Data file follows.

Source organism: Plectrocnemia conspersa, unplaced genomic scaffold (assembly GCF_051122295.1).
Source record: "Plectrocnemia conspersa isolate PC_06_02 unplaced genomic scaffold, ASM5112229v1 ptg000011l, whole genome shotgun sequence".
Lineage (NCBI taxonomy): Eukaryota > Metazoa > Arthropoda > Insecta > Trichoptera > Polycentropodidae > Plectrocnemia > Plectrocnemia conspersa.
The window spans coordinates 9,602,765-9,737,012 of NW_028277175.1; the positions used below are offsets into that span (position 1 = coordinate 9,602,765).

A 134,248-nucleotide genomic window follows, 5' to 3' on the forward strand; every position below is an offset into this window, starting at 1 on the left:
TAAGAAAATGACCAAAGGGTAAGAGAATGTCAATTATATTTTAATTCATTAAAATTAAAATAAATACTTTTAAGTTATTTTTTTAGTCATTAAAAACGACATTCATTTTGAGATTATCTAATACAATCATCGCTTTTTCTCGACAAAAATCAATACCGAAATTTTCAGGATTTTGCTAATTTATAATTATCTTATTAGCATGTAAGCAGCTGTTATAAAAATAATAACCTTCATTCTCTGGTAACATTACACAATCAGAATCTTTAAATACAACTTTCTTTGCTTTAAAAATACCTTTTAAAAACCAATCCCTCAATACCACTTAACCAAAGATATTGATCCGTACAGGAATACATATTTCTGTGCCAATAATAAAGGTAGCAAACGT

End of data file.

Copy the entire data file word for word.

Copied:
Source organism: Plectrocnemia conspersa, unplaced genomic scaffold (assembly GCF_051122295.1).
Source record: "Plectrocnemia conspersa isolate PC_06_02 unplaced genomic scaffold, ASM5112229v1 ptg000011l, whole genome shotgun sequence".
Lineage (NCBI taxonomy): Eukaryota > Metazoa > Arthropoda > Insecta > Trichoptera > Polycentropodidae > Plectrocnemia > Plectrocnemia conspersa.
The window spans coordinates 9,602,765-9,737,012 of NW_028277175.1; the positions used below are offsets into that span (position 1 = coordinate 9,602,765).

A 134,248-nucleotide genomic window follows, 5' to 3' on the forward strand; every position below is an offset into this window, starting at 1 on the left:
TAAGAAAATGACCAAAGGGTAAGAGAATGTCAATTATATTTTAATTCATTAAAATTAAAATAAATACTTTTAAGTTATTTTTTTAGTCATTAAAAACGACATTCATTTTGAGATTATCTAATACAATCATCGCTTTTTCTCGACAAAAATCAATACCGAAATTTTCAGGATTTTGCTAATTTATAATTATCTTATTAGCATGTAAGCAGCTGTTATAAAAATAATAACCTTCATTCTCTGGTAACATTACACAATCAGAATCTTTAAATACAACTTTCTTTGCTTTAAAAATACCTTTTAAAAACCAATCCCTCAATACCACTTAACCAAAGATATTGATCCGTACAGGAATACATATTTCTGTGCCAATAATAAAGGTAGCAAACGT